We await our plane to Tokyo on our way to Myanmar.
The announcer says it’ll be two hours late. This is a problem. We only have an hour layover in Tokyo to catch our flight to Bangkok. This isn’t going to work.
I discuss our issue with the lady at the desk. She has already placed us on another flight to Bangkok. Problem is, we arrive into Bangkok ten hours later than our original ticket. We’ll miss our flight to Myanmar. This flight is on another airline. If we miss it, it’s not the other airline’s responsibility to help us out.
Worry sets in. I’m the team leader. There are five people looking to me, and another three we’re supposed to meet in Bangkok. Whatever will I do?
I send an email to our prayer team. It will take an act of God for our flights to work out. As I hit Send, an email comes in. It’s from a book publisher. For the last year, my agent has sent out proposals for a book on prayer to 24 Christian publishers. Until now, we’ve received 23 rejections or no responses.
But my agent and I feel really good about this one. My three phone calls with the publishing team went very well and they were excited about the book. All that’s left is a final decision, and here it is. I open the email, needing good news. From all indications, it will be yes. But it isn’t, this is rejection 24.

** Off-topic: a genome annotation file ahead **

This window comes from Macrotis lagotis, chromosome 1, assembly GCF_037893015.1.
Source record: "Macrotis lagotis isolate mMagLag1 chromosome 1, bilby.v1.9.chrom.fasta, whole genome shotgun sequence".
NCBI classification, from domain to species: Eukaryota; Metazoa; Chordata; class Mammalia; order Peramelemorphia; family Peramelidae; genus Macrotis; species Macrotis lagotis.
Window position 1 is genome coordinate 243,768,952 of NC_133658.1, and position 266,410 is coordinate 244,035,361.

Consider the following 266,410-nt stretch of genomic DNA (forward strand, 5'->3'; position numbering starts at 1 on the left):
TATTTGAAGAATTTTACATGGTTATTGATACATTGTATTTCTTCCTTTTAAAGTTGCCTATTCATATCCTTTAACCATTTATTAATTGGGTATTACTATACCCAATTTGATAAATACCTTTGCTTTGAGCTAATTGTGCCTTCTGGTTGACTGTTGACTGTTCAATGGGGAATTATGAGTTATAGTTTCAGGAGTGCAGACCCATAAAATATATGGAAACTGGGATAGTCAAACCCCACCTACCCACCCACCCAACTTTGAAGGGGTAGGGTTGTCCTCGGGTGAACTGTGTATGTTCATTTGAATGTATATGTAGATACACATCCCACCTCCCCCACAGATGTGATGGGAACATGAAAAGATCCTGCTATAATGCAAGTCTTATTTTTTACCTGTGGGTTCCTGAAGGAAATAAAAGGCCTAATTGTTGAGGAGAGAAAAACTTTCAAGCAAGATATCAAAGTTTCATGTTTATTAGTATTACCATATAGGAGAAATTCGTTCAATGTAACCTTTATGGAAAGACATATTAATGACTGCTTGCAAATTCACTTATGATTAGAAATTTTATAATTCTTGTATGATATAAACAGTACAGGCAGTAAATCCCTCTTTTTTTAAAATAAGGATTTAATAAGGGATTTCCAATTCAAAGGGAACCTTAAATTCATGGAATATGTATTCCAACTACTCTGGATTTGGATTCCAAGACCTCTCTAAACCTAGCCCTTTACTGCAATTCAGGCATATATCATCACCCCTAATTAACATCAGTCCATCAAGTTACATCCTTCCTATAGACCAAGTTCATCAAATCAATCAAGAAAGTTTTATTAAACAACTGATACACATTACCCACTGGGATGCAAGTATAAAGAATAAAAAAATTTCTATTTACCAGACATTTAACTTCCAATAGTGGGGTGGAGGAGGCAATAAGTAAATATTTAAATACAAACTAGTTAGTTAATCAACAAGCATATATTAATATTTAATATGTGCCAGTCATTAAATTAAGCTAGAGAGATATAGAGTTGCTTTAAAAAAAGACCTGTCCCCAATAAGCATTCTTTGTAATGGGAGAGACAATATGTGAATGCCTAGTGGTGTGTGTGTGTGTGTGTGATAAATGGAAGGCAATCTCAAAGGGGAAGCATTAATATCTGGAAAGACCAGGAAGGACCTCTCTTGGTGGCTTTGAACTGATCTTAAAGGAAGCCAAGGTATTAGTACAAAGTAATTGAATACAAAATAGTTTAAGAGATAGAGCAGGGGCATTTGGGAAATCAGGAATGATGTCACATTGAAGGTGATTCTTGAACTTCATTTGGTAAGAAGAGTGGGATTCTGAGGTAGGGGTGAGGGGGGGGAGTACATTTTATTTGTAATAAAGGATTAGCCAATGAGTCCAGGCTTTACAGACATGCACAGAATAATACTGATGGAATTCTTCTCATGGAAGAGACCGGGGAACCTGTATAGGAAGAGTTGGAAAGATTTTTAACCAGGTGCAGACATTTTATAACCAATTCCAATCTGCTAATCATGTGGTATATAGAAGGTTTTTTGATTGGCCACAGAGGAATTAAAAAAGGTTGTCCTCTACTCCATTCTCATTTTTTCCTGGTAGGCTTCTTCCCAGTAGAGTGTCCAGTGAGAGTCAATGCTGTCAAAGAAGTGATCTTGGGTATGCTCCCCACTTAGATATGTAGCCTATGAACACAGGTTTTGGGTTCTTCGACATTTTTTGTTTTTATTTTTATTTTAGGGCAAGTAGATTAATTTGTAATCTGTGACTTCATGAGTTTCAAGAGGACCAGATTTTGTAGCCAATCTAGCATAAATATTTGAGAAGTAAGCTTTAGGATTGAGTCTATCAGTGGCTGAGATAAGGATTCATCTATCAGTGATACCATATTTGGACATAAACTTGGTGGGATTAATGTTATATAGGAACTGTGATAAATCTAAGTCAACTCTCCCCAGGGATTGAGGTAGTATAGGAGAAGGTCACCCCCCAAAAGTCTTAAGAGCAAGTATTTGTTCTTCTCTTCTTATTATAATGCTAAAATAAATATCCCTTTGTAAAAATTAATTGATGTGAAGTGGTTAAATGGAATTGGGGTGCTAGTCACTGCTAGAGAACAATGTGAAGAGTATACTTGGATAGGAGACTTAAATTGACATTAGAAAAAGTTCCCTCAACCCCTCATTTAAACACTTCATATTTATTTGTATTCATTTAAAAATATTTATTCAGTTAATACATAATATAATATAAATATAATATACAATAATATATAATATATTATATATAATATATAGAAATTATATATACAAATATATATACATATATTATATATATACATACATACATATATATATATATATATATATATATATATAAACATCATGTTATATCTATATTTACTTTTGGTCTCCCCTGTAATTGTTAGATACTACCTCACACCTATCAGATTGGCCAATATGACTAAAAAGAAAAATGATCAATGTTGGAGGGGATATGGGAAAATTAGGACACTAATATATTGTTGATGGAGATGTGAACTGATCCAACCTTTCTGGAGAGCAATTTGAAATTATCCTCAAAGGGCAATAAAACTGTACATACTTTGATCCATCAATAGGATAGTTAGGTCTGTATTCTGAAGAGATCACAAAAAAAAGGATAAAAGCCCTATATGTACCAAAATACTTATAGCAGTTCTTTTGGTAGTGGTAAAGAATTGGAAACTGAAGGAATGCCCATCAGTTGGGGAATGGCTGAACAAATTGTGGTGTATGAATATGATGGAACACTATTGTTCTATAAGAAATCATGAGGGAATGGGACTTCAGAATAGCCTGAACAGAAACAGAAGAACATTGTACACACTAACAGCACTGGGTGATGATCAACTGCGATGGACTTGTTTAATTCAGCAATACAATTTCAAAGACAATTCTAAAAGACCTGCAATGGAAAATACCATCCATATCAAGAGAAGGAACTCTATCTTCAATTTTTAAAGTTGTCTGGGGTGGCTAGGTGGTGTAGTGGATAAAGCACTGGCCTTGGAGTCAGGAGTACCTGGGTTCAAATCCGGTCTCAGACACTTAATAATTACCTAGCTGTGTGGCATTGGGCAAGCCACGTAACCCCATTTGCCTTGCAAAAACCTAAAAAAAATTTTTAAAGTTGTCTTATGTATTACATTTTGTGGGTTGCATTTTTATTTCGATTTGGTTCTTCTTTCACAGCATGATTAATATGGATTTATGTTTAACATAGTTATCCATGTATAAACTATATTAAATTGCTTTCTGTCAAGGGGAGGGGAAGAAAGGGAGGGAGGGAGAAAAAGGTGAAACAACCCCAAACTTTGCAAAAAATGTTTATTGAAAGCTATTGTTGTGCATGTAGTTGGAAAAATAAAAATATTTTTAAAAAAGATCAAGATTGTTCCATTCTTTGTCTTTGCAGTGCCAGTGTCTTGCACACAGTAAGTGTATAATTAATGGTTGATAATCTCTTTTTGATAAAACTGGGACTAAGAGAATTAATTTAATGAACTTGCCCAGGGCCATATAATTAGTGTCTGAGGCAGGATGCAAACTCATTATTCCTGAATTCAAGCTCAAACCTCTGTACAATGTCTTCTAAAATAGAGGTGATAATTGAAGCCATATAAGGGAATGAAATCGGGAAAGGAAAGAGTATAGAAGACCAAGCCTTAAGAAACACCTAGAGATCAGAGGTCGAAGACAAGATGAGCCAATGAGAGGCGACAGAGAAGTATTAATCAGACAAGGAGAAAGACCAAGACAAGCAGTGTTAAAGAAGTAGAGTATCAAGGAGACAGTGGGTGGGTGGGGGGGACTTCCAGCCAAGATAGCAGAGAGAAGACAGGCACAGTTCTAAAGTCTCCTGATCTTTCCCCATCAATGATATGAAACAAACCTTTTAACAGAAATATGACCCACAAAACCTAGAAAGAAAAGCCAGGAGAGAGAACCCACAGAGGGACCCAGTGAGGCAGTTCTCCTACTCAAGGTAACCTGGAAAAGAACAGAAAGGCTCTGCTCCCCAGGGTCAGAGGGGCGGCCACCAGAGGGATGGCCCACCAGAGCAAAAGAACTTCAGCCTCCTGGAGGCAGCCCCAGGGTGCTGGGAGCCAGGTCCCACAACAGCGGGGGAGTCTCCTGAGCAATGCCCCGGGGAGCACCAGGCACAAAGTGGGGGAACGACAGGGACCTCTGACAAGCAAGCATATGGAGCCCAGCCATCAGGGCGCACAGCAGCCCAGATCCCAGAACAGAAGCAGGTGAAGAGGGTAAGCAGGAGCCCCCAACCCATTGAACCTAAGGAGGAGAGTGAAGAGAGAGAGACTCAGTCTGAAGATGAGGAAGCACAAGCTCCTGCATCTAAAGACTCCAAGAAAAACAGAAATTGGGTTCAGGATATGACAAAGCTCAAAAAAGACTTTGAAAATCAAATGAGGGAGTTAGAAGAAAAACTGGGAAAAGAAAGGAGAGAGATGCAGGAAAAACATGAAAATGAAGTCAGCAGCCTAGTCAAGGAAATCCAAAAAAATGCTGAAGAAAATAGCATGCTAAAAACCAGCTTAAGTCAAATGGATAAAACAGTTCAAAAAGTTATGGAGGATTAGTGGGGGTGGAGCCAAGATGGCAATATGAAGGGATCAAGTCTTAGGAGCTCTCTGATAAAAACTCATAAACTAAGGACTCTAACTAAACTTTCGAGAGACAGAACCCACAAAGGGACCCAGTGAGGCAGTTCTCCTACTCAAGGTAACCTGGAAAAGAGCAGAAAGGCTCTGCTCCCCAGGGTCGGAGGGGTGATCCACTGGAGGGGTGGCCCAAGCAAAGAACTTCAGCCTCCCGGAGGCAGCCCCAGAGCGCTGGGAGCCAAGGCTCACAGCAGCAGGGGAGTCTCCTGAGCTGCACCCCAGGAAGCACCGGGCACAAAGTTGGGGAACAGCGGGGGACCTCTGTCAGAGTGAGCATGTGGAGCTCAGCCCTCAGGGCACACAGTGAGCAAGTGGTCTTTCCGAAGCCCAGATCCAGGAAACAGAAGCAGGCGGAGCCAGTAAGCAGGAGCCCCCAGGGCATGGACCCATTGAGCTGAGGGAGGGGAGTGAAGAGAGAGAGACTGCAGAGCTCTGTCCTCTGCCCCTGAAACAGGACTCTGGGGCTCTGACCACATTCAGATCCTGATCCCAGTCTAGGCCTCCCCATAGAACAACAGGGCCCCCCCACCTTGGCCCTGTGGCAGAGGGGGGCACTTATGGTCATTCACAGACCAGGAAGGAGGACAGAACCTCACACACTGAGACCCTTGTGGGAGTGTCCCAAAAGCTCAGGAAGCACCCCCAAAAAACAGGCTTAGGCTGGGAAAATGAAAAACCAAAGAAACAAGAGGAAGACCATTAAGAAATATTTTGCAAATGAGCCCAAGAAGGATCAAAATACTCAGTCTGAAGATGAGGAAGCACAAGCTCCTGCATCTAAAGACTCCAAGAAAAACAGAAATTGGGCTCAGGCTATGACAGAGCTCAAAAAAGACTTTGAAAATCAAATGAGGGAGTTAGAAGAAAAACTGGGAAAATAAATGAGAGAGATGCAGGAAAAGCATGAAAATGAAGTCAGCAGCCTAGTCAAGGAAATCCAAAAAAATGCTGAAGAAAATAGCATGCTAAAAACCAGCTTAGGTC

I sink into my seat. An impossible circumstance. A discouraging situation. I feel weighed down by these burdens. Then I sense a still, small voice getting my attention. The Spirit of God says, “Press into the Prince of Peace.” I realize I also have a decision to make. Will I press into Jesus or let my situation consume me?
So I press into Jesus and have a lovely time with Him on the plane.
John 14.7 says, “Peace I leave with you, my peace I give you. I don’t give to you as the world gives. Do not let your hearts be troubled and do not be afraid.”
Colossians 3.15 says, “Let the peace of Christ rule in your hearts, since as members of one body you were called to peace.”
For Christians, peace is our inheritance. For an inheritance to be given, someone has to die. Who died to give us peace? Jesus did.
For Christians, peace is also our command. Jesus, who died to give us peace, tells us to let peace rule in our hearts, since it’s our inheritance.
The problem is, many Christians don’t live in peace. We let our circumstances or spiritual warfare or relationships consume us. We bind ourselves to our afflictions. We burden ourselves with our troubles.
But let me tell you what peace is. Peace is freedom from chaos. It’s not the absence of chaos. Jesus said in this world we would face trouble. But instead, peace is freedom from chaos. It’s standing above it, separate from it. Hell may be happening around us, but we are free from it.
Sometimes we put more faith in our troubles than in the person of Jesus. It’s when chaos occurs that the object of our faith is exposed – Do we believe in Jesus as a person or just as a concept? Is Jesus the Prince of Peace or does chaos rule our hearts?
I’m so glad I pressed into Jesus on the plane. When we landed in Tokyo, we learned they had held the plane for us, and had upgraded our seats. Imagine if I had sulked and worried the whole way. What good would that have done? But instead, I experienced the Prince of Peace, who is my inheritance and command.
Make him yours.